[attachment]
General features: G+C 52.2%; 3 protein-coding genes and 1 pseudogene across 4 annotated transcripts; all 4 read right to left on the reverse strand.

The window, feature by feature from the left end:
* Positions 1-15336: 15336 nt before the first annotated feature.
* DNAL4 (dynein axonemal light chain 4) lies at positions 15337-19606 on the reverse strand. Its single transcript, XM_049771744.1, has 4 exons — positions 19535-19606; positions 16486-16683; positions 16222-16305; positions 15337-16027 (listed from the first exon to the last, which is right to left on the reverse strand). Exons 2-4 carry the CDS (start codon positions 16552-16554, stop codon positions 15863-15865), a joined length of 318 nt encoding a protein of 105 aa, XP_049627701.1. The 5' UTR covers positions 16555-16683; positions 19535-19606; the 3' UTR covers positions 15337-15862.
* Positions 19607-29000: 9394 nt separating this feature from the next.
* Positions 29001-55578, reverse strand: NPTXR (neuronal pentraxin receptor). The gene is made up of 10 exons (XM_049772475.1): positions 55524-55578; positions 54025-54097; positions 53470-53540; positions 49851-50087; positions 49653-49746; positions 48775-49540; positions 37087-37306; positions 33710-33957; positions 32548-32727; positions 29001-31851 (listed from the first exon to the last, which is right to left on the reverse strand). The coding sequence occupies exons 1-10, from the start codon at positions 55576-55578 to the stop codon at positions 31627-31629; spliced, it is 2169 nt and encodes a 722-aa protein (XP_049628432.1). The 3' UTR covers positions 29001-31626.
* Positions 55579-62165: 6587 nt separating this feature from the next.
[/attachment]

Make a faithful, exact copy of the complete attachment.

General features: G+C 52.2%; 3 protein-coding genes and 1 pseudogene across 4 annotated transcripts; all 4 read right to left on the reverse strand.

The window, feature by feature from the left end:
* Positions 1-15336: 15336 nt before the first annotated feature.
* DNAL4 (dynein axonemal light chain 4) lies at positions 15337-19606 on the reverse strand. Its single transcript, XM_049771744.1, has 4 exons — positions 19535-19606; positions 16486-16683; positions 16222-16305; positions 15337-16027 (listed from the first exon to the last, which is right to left on the reverse strand). Exons 2-4 carry the CDS (start codon positions 16552-16554, stop codon positions 15863-15865), a joined length of 318 nt encoding a protein of 105 aa, XP_049627701.1. The 5' UTR covers positions 16555-16683; positions 19535-19606; the 3' UTR covers positions 15337-15862.
* Positions 19607-29000: 9394 nt separating this feature from the next.
* Positions 29001-55578, reverse strand: NPTXR (neuronal pentraxin receptor). The gene is made up of 10 exons (XM_049772475.1): positions 55524-55578; positions 54025-54097; positions 53470-53540; positions 49851-50087; positions 49653-49746; positions 48775-49540; positions 37087-37306; positions 33710-33957; positions 32548-32727; positions 29001-31851 (listed from the first exon to the last, which is right to left on the reverse strand). The coding sequence occupies exons 1-10, from the start codon at positions 55576-55578 to the stop codon at positions 31627-31629; spliced, it is 2169 nt and encodes a 722-aa protein (XP_049628432.1). The 3' UTR covers positions 29001-31626.
* Positions 55579-62165: 6587 nt separating this feature from the next.